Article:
Today we welcome a guest post from Simon Wolfgang Fuchs, author of In a Pure Muslim Land: Shi’ism between Pakistan and the Middle East, publishing this April from UNC Press. Centering Pakistan in a story of transnational Islam stretching from South Asia to the Middle East, Simon Wolfgang Fuchs offers the first in-depth ethnographic history… Continue Reading Simon Wolfgang Fuchs: The Party Capitals of the Iranian Revolution
Much of the evidence now available suggests the Bush administration threats reinvigorated a moribund program. A Central Intelligence Agency report contended that Iran had abandoned its weapons program. But after the Bush administration scuttled diplomatic agreements regarding the Iranian program, hardliners took control and argued that Iran needed a nuclear weapon to deter a potential U.S. or Israeli military attack. They argued that Iraq had abandoned its nuclear ambitions under pressure from the West and reaped a brutal invasion for its efforts. North Korea, on the other hand, thwarted Western efforts to end its nuclear weapons program and avoided Baghdad’s fate. Arguments that at least the threat of a nuclear weapon was necessary took on greater persuasiveness given that U.S. military deployments sandwiched Iranian territory. Continue Reading Shane J. Maddock: Obama’s Course Correction on Iran
If you think the past week or so has not gone well for Republican presidential candidate Mitt Romney, then what to say about the U.S. position in the Middle East? Washington’s attempt to remake or at least manage the region has suffered a string of blows that suggests the end is nigh. Continue Reading Michael H. Hunt: The American Project in the Middle East: The End Is Nigh!
Regional issues continue to tie politicians in knots. Michael Hunt responds to the GOP debate on foreign policy, as both an historian and as a citizen. Continue Reading Michael H. Hunt: Republicans on foreign policy: Regional powers and regional problems
Obama’s presentation lacks the first element of good policy. It fails to honestly confront the main trends and defining features of the problem confronting us. Continue Reading Michael H. Hunt: Obama on the Middle East: Let’s Pretend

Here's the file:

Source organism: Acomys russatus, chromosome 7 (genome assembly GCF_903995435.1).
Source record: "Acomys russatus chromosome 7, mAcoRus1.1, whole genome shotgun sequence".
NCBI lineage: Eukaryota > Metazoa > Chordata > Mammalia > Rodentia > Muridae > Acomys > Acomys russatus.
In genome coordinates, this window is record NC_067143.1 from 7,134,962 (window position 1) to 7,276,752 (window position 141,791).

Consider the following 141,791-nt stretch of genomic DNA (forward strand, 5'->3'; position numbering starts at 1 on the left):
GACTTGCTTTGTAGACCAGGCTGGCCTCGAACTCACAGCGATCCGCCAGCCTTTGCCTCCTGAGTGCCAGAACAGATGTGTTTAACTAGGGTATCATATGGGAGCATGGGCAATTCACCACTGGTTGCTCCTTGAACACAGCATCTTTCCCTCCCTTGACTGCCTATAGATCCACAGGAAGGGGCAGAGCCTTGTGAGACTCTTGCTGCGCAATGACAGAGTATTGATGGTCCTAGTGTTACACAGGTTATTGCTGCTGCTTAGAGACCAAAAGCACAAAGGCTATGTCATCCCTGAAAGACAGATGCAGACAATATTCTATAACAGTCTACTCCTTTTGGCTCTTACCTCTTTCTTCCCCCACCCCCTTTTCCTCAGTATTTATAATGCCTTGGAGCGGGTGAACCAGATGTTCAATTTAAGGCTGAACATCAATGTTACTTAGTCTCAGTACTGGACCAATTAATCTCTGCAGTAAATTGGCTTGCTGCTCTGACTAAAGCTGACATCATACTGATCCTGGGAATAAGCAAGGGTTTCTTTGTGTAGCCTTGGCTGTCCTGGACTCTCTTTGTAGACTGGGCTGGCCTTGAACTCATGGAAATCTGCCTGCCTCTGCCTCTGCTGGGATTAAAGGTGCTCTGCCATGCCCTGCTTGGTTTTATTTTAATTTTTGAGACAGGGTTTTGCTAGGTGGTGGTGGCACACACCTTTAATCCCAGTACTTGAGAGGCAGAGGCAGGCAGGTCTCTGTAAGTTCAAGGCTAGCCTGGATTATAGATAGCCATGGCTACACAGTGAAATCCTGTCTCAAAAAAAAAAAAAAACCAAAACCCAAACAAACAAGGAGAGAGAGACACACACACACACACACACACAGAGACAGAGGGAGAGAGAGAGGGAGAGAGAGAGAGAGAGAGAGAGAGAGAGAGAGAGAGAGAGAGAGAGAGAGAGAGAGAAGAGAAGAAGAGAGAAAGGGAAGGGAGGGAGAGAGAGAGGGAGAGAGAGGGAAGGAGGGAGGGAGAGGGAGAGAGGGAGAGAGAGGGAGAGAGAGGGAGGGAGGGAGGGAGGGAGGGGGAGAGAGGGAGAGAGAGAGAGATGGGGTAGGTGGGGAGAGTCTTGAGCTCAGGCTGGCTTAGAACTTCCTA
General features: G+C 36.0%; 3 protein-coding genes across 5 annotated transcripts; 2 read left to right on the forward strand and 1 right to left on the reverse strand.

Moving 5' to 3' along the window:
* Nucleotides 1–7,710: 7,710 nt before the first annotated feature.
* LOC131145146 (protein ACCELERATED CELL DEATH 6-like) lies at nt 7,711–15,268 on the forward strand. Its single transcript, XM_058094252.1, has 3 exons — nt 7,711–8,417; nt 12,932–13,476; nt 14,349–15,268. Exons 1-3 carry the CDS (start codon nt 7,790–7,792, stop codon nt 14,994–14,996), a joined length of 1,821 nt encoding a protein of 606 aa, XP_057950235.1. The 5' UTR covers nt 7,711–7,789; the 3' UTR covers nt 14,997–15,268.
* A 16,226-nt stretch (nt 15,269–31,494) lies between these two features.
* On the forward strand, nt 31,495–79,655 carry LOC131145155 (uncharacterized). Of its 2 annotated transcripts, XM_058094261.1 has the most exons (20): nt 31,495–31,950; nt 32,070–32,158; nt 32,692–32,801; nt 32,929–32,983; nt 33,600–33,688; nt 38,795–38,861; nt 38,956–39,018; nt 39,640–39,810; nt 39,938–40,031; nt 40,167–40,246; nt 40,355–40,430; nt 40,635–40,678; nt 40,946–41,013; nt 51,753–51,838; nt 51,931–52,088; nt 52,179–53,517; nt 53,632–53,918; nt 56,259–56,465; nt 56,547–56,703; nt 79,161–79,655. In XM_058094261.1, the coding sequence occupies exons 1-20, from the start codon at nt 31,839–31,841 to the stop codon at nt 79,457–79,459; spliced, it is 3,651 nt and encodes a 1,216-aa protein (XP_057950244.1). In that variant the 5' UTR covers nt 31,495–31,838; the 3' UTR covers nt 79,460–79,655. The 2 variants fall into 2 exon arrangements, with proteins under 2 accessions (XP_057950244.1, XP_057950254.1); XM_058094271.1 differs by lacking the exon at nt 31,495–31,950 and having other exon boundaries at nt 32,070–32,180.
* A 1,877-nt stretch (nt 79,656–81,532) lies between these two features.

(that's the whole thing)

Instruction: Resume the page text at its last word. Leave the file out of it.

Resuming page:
From Shane J. Maddock, author of Nuclear Apartheid: The Quest for American Atomic Supremacy from World War II to the Present, we welcome this guest post addressing Barack Obama’s most recent nuclear initiatives. If you missed Maddock’s January guest post, “The Delicate Art of Nuclear Jujutsu,” go back and take a look.–ellen President Barack Obama… Continue Reading Obama’s Nuclear Initiatives: Neither “Sufficient” Nor “Bold”
In this first post of the new year, new decade, as concerns over the nuclear programs of countries such as Iran and North Korea continue to make headlines, we welcome the following commentary from Shane J. Maddock, author of Nuclear Apartheid: The Quest for American Atomic Supremacy from World War II to the Present (forthcoming… Continue Reading The Delicate Art of Nuclear Jujutsu
Gary R. Bunt, senior lecturer in Islamic studies at the University of Wales, was kind enough to share his time and thoughts on the events surrounding the 2009 Iranian presidential election, the protests, and the deeply entrenched tensions between politics and religion. His most recent book, iMuslims, sheds new light on the nature of contemporary… Continue Reading Gary Bunt on the 2009 Iranian presidential elections…
As Iran celebrates the 30th anniversary of the Islamic Revolution, a network of individuals and associations inside and outside of Iran known as Iranians for Peace have written to President Obama to encourage direct dialogue with Iranian authorities to find political solutions to nuclear standoffs. They also call for “a nuclear-weapon-free zone for ALL the… Continue Reading Fatemeh Keshavarz to appear on Just Peace radio show this evening
Fatemeh Keshavarz, author of Jasmine and Stars: Reading More than Lolita in Tehran, has an article on Counterpunch in which she finds lessons on the ethics of torture in the writings of thirteenth-century Iranian poet Sa’di.